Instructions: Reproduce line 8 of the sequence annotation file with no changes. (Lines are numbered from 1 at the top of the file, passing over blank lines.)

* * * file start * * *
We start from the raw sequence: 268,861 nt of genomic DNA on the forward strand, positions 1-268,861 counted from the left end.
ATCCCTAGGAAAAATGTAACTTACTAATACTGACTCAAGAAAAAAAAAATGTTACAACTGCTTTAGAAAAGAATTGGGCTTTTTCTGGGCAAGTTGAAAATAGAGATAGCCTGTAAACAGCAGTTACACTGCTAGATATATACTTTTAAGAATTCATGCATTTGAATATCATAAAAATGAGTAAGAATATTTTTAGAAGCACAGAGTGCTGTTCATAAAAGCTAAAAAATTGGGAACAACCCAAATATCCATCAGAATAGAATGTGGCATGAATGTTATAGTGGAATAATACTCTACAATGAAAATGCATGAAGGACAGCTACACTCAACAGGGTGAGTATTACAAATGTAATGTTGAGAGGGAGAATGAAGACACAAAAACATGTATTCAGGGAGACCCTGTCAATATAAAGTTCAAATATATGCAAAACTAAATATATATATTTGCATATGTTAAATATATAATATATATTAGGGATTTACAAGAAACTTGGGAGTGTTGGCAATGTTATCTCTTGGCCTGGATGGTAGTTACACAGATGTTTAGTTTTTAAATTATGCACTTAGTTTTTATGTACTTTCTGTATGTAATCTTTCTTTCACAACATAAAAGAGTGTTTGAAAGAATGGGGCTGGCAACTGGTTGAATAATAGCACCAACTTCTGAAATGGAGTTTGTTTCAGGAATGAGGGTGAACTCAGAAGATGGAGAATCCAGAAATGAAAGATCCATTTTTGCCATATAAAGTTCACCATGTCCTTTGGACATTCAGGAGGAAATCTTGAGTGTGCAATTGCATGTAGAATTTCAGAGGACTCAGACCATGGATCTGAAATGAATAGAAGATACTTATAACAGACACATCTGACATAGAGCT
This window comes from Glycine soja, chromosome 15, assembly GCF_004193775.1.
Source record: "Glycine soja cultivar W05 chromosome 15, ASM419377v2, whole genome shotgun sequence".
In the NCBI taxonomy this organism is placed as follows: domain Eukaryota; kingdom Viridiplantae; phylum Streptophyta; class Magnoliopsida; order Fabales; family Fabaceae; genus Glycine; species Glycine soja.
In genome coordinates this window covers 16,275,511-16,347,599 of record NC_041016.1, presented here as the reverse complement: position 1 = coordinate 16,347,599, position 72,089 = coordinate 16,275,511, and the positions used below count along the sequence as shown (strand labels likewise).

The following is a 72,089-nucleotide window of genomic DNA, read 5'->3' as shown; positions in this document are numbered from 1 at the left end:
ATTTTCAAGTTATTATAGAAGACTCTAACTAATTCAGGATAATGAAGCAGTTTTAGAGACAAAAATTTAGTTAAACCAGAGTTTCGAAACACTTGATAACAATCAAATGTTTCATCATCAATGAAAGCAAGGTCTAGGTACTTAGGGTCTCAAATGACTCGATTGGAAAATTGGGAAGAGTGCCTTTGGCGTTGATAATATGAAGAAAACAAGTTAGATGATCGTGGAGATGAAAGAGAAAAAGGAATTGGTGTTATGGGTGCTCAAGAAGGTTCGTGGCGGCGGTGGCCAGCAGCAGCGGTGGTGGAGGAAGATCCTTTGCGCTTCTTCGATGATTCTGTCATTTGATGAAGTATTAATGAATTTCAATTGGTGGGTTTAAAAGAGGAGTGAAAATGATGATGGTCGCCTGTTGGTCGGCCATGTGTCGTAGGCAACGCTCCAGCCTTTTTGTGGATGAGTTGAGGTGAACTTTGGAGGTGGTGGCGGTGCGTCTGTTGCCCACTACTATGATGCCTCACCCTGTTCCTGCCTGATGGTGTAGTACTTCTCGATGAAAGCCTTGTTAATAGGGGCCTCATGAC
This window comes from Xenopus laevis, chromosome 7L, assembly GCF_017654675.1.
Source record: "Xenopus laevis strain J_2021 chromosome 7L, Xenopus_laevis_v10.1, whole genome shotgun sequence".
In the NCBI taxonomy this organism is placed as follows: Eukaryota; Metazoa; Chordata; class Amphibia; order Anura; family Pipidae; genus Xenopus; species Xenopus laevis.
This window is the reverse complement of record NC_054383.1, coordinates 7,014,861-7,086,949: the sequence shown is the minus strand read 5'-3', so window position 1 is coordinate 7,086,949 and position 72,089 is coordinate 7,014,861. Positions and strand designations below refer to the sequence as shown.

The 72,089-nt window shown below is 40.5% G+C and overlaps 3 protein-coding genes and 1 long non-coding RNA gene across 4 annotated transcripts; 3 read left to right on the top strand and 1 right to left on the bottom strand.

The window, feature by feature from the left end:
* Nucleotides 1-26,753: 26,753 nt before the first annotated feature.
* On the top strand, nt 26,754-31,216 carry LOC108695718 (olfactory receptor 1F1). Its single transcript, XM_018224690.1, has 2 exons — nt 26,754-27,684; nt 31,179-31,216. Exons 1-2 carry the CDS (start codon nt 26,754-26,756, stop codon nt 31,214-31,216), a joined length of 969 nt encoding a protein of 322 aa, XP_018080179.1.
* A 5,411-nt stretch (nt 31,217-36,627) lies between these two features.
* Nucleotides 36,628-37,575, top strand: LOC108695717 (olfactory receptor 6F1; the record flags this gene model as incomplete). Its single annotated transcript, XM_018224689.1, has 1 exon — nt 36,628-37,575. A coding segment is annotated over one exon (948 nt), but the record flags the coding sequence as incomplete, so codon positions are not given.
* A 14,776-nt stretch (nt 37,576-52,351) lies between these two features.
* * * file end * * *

ATTTTCAAGTTATTATAGAAGACTCTAACTAATTCAGGATAATGAAGCAGTTTTAGAGACAAAAATTTAGTTAAACCAGAGTTTCGAAACACTTGATAACAATCAAATGTTTCATCATCAATGAAAGCAAGGTCTAGGTACTTAGGGTCTCAAATGACTCGATTGGAAAATTGGGAAGAGTGCCTTTGGCGTTGATAATATGAAGAAAACAAGTTAGATGATCGTGGAGATGAAAGAGAAAAAGGAATTGGTGTTATGGGTGCTCAAGAAGGTTCGTGGCGGCGGTGGCCAGCAGCAGCGGTGGTGGAGGAAGATCCTTTGCGCTTCTTCGATGATTCTGTCATTTGATGAAGTATTAATGAATTTCAATTGGTGGGTTTAAAAGAGGAGTGAAAATGATGATGGTCGCCTGTTGGTCGGCCATGTGTCGTAGGCAACGCTCCAGCCTTTTTGTGGATGAGTTGAGGTGAACTTTGGAGGTGGTGGCGGTGCGTCTGTTGCCCACTACTATGATGCCTCACCCTGTTCCTGCCTGATGGTGTAGTACTTCTCGATGAAAGCCTTGTTAATAGGGGCCTCATGAC